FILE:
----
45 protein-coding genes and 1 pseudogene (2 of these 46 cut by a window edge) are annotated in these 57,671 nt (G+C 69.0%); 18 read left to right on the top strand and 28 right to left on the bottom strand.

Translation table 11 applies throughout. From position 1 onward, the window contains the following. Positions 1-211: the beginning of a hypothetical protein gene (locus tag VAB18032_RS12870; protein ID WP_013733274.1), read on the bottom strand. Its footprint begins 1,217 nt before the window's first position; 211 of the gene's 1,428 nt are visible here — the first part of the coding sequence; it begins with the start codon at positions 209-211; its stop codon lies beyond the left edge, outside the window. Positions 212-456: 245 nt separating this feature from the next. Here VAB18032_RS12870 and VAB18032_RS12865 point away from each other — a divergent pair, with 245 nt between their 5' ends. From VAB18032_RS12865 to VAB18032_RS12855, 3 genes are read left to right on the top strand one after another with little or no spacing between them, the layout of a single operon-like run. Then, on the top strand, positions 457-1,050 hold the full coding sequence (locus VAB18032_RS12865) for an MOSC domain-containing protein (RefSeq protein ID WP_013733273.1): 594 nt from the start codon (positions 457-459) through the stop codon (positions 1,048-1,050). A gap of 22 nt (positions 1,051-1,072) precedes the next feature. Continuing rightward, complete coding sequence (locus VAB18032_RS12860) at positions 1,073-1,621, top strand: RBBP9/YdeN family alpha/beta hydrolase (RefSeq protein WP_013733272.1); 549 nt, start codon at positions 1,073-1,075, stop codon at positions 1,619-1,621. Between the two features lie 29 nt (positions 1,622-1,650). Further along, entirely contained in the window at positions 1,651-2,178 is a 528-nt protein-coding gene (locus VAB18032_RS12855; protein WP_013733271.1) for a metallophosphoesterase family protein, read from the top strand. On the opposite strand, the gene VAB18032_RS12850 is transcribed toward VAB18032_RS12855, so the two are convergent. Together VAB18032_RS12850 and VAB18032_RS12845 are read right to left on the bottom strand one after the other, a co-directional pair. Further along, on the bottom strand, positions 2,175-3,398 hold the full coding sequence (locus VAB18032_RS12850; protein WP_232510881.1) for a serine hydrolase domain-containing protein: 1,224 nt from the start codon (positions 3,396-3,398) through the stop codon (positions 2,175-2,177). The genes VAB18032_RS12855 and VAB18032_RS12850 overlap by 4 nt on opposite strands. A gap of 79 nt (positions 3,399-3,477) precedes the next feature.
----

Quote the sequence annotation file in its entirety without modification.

45 protein-coding genes and 1 pseudogene (2 of these 46 cut by a window edge) are annotated in these 57,671 nt (G+C 69.0%); 18 read left to right on the top strand and 28 right to left on the bottom strand.

Translation table 11 applies throughout. From position 1 onward, the window contains the following. Positions 1-211: the beginning of a hypothetical protein gene (locus tag VAB18032_RS12870; protein ID WP_013733274.1), read on the bottom strand. Its footprint begins 1,217 nt before the window's first position; 211 of the gene's 1,428 nt are visible here — the first part of the coding sequence; it begins with the start codon at positions 209-211; its stop codon lies beyond the left edge, outside the window. Positions 212-456: 245 nt separating this feature from the next. Here VAB18032_RS12870 and VAB18032_RS12865 point away from each other — a divergent pair, with 245 nt between their 5' ends. From VAB18032_RS12865 to VAB18032_RS12855, 3 genes are read left to right on the top strand one after another with little or no spacing between them, the layout of a single operon-like run. Then, on the top strand, positions 457-1,050 hold the full coding sequence (locus VAB18032_RS12865) for an MOSC domain-containing protein (RefSeq protein ID WP_013733273.1): 594 nt from the start codon (positions 457-459) through the stop codon (positions 1,048-1,050). A gap of 22 nt (positions 1,051-1,072) precedes the next feature. Continuing rightward, complete coding sequence (locus VAB18032_RS12860) at positions 1,073-1,621, top strand: RBBP9/YdeN family alpha/beta hydrolase (RefSeq protein WP_013733272.1); 549 nt, start codon at positions 1,073-1,075, stop codon at positions 1,619-1,621. Between the two features lie 29 nt (positions 1,622-1,650). Further along, entirely contained in the window at positions 1,651-2,178 is a 528-nt protein-coding gene (locus VAB18032_RS12855; protein WP_013733271.1) for a metallophosphoesterase family protein, read from the top strand. On the opposite strand, the gene VAB18032_RS12850 is transcribed toward VAB18032_RS12855, so the two are convergent. Together VAB18032_RS12850 and VAB18032_RS12845 are read right to left on the bottom strand one after the other, a co-directional pair. Further along, on the bottom strand, positions 2,175-3,398 hold the full coding sequence (locus VAB18032_RS12850; protein WP_232510881.1) for a serine hydrolase domain-containing protein: 1,224 nt from the start codon (positions 3,396-3,398) through the stop codon (positions 2,175-2,177). The genes VAB18032_RS12855 and VAB18032_RS12850 overlap by 4 nt on opposite strands. A gap of 79 nt (positions 3,399-3,477) precedes the next feature.